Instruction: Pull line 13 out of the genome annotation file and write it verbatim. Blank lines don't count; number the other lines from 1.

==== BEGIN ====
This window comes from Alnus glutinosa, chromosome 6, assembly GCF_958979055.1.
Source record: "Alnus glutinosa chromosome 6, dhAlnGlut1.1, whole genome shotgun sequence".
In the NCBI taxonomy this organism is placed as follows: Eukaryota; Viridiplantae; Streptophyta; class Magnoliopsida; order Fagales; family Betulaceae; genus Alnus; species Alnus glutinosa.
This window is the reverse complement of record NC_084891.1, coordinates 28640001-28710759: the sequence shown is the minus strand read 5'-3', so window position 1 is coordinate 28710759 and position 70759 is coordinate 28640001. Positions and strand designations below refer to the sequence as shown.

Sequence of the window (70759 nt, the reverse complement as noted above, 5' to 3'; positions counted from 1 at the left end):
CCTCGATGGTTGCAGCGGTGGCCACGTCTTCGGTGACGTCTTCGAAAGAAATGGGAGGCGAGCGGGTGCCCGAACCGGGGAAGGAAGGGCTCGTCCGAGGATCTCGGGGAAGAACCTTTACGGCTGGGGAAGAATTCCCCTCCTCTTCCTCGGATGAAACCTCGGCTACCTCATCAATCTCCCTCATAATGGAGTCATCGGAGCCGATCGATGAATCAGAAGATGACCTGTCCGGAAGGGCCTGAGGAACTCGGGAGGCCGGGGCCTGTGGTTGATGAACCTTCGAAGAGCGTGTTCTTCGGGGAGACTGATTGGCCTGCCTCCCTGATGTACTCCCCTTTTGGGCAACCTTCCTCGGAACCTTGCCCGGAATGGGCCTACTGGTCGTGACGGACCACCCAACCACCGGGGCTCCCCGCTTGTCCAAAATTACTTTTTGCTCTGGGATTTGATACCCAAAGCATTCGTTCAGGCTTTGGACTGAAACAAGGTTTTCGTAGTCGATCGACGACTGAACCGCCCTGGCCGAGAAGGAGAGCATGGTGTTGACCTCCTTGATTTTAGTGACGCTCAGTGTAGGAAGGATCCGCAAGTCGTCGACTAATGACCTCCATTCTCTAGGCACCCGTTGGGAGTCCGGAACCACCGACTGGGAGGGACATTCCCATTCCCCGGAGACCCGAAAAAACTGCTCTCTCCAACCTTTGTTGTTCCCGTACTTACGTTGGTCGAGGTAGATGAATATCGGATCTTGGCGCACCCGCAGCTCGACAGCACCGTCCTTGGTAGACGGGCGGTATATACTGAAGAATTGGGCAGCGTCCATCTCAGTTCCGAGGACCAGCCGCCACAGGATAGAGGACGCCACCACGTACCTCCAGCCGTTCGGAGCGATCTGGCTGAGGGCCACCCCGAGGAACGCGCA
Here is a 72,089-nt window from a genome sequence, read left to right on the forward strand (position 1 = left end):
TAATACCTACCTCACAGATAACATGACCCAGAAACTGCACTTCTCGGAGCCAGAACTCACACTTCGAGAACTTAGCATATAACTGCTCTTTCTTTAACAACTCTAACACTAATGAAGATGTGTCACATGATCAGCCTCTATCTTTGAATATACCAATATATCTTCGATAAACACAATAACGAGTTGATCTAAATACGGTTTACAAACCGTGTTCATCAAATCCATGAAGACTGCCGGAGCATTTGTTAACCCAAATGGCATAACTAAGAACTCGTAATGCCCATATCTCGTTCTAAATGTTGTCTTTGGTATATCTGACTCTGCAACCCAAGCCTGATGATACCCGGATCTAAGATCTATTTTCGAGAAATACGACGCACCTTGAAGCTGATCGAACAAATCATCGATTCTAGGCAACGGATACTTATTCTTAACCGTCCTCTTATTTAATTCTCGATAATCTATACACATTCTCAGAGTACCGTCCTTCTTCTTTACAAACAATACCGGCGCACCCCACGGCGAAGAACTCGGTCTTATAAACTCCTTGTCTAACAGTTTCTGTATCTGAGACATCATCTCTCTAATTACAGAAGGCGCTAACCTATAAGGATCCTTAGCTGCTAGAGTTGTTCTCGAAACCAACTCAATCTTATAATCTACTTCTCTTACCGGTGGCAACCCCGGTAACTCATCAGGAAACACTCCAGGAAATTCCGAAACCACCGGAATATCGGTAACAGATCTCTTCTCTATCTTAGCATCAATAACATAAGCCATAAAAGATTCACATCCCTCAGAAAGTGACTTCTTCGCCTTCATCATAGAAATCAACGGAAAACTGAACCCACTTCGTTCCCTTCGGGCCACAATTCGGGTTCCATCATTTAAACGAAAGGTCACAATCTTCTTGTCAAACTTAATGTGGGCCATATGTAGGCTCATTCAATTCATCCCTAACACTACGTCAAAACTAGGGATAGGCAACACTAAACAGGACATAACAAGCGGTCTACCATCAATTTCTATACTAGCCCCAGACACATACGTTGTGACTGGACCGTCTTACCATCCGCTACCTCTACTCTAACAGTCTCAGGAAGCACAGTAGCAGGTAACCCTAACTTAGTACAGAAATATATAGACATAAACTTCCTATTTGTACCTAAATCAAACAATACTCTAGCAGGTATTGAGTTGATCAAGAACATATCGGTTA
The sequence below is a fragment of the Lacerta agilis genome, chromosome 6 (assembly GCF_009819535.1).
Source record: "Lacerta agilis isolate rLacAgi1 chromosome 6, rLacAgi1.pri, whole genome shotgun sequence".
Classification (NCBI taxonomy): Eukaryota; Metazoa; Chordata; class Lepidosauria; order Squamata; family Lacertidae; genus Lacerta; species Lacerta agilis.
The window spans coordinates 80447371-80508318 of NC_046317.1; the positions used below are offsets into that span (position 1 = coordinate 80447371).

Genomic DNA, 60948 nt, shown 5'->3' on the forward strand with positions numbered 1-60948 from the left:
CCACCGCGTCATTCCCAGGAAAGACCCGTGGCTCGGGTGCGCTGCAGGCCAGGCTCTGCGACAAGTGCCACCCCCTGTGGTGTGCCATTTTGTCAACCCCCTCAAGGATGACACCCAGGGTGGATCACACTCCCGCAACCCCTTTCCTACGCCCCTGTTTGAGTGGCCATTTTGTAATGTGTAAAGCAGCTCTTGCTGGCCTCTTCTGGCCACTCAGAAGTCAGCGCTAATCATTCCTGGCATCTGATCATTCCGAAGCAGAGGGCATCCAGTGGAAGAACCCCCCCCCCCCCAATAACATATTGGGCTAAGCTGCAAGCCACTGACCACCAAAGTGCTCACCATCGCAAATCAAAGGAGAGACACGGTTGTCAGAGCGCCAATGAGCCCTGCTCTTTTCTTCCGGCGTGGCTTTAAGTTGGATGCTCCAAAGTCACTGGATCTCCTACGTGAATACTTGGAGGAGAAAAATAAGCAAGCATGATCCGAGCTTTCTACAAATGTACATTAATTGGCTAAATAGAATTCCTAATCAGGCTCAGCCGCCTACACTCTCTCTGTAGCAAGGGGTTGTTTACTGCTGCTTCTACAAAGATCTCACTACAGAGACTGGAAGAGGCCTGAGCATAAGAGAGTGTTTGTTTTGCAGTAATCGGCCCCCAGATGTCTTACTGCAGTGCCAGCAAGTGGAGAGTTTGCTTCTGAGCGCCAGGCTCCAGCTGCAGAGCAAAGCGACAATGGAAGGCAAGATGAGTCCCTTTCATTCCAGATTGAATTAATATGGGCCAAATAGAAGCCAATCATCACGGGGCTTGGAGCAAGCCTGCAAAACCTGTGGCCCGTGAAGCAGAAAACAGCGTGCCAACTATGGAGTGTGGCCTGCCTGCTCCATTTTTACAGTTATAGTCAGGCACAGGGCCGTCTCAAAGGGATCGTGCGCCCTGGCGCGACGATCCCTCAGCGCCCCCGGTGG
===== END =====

Genomic DNA, 60948 nt, shown 5'->3' on the forward strand with positions numbered 1-60948 from the left: